In Imagination in Place, we travel to the local cultures of several writers important to Berry's life and work, from Wallace Stegner's great West and Ernest Gaines's Louisiana plantation life to Donald Hall's New England, and on to the Western frontier as seen through the Far East lens of Gary Snyder. The collection also includes portraits of a few of America's most imaginative writers, including James Still, Hayden Carruth, Jane Kenyon, John Haines, and several others. Berry laments today's dispossessed and displaced, those writers and people with no home and no citizenship, but he argues that there is hope for the establishment of new local cultures in both the practical and literary sense. For Berry, what is -local, fully imagined, becomes universal, - and these essays serve as a reminder that a place indelibly marks its literature just as it determines its watershed community of plants and animals.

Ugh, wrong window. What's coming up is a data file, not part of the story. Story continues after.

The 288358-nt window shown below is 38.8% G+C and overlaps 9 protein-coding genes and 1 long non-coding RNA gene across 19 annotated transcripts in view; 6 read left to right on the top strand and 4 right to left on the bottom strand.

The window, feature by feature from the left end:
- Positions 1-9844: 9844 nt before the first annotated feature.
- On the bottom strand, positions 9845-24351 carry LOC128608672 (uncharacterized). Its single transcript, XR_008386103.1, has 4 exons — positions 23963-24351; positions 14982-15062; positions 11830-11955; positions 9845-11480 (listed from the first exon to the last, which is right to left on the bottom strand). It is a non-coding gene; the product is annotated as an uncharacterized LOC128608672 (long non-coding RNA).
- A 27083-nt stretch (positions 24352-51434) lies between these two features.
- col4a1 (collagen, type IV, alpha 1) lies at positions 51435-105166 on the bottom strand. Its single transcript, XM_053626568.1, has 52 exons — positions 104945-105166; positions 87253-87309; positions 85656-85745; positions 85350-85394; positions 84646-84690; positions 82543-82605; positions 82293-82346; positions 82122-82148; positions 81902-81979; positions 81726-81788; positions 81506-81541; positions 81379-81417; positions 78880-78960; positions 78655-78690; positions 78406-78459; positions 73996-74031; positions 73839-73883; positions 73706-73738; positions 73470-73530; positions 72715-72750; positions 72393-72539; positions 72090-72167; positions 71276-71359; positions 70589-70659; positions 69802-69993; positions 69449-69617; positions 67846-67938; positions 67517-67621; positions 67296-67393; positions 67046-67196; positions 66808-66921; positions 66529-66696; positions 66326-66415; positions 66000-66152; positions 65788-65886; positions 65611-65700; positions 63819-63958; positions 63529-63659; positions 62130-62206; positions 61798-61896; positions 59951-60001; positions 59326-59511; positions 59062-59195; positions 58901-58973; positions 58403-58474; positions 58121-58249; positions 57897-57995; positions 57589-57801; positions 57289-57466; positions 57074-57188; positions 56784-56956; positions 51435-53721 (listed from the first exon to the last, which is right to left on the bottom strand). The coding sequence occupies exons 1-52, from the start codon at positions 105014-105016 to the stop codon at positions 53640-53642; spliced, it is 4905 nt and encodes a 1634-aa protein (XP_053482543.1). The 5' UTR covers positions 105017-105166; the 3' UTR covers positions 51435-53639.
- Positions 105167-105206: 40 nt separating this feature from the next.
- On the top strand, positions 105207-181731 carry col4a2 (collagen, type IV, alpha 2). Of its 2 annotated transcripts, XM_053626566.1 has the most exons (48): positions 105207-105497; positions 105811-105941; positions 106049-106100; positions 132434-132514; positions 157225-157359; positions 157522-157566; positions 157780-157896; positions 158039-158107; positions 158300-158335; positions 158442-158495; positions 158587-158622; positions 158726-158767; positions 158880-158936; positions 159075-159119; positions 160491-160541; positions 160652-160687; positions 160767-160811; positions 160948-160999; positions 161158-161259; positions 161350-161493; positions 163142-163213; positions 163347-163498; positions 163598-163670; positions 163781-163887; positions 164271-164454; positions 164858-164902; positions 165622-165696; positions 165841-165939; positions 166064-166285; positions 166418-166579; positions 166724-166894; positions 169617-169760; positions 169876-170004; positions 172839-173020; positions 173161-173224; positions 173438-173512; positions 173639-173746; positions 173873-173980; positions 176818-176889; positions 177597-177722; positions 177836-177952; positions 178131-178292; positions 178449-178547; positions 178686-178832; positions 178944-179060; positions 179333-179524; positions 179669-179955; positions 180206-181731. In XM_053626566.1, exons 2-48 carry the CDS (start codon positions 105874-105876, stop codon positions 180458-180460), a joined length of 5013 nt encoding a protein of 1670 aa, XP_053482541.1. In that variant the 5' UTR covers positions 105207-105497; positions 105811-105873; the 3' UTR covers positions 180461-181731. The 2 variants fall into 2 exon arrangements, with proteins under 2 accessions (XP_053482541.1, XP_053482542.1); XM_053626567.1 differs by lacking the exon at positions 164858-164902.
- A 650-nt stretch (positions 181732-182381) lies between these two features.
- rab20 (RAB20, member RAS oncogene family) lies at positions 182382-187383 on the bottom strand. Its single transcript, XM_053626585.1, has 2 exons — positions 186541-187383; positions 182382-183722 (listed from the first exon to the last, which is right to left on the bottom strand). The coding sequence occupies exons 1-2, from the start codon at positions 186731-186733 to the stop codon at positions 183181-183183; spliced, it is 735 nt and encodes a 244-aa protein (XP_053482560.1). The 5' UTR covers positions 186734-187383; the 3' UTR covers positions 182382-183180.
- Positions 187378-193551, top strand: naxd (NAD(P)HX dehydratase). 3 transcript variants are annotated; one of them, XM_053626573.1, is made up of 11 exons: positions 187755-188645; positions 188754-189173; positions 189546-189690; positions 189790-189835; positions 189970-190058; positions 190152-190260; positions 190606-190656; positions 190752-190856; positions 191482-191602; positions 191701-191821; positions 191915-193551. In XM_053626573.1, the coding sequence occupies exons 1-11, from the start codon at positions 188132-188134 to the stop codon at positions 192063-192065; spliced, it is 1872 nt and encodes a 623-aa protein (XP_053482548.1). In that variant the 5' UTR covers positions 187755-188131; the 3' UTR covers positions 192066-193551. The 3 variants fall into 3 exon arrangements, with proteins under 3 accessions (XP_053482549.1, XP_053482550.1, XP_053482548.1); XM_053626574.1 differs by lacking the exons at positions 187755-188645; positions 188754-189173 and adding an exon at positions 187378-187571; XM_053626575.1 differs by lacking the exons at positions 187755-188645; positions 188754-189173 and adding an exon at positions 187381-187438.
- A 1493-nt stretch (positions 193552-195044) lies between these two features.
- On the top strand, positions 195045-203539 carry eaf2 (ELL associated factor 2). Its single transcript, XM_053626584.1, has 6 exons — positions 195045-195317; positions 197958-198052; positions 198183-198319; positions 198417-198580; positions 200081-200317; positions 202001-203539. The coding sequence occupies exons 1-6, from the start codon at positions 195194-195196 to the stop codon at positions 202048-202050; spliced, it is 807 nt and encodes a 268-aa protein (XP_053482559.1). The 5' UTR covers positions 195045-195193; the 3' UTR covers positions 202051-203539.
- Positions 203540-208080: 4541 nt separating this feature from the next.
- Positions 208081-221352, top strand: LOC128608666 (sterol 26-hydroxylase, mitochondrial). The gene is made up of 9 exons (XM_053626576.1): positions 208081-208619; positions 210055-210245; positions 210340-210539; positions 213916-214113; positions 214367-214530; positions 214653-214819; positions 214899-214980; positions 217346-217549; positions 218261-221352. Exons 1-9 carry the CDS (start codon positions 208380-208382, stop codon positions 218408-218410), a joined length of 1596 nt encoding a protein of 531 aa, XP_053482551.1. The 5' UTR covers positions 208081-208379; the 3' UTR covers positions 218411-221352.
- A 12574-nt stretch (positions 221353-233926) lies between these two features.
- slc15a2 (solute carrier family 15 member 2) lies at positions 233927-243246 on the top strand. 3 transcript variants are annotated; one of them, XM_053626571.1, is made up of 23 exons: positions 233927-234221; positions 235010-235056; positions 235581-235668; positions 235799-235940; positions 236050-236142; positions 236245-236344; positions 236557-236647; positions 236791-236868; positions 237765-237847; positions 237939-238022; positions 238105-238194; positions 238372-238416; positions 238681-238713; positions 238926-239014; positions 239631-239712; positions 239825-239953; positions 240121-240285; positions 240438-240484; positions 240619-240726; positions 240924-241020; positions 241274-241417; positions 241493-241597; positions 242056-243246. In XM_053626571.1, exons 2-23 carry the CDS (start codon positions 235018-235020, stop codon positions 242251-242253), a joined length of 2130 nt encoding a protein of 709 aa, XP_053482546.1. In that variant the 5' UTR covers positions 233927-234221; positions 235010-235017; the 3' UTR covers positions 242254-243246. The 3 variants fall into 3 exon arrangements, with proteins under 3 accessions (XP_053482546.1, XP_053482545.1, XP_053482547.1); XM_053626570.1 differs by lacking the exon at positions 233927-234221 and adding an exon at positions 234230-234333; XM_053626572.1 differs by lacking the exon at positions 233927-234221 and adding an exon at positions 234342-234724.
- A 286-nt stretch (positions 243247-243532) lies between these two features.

Praise for Imagination in Place
Berry’s latest collection of essays is the reminiscence of a literary life. It is a book that acknowledges a lifetime of intellectual influences, and in doing so, positions Berry more squarely as a cornerstone of American literature . . . a necessary book. Here, Berry’s place as the grandfather of slow food’ or the prophet of rural living’ is not questioned. This book ensures we understand the depth and breadth of Berry’s art.” San Francisco Chronicle
[A] stellar collection . . . Berry turns over well-tilled, ever-fertile ground in Imagination in Place. His ideas flow beyond the channels of agrarian enthusiasm. Foodies, architects, transportation engineers, and other writers are adopting and adapting his concepts, perhaps leading to what he envisions will one day be an authentic settlement of our country.’” The Oregonian
For those who’ve already come to admire Berry’s moral clarity and closely argued critiques of contemporary society, Imagination in Place is a welcome chance to continue the conversation.” The Christian Science Monitor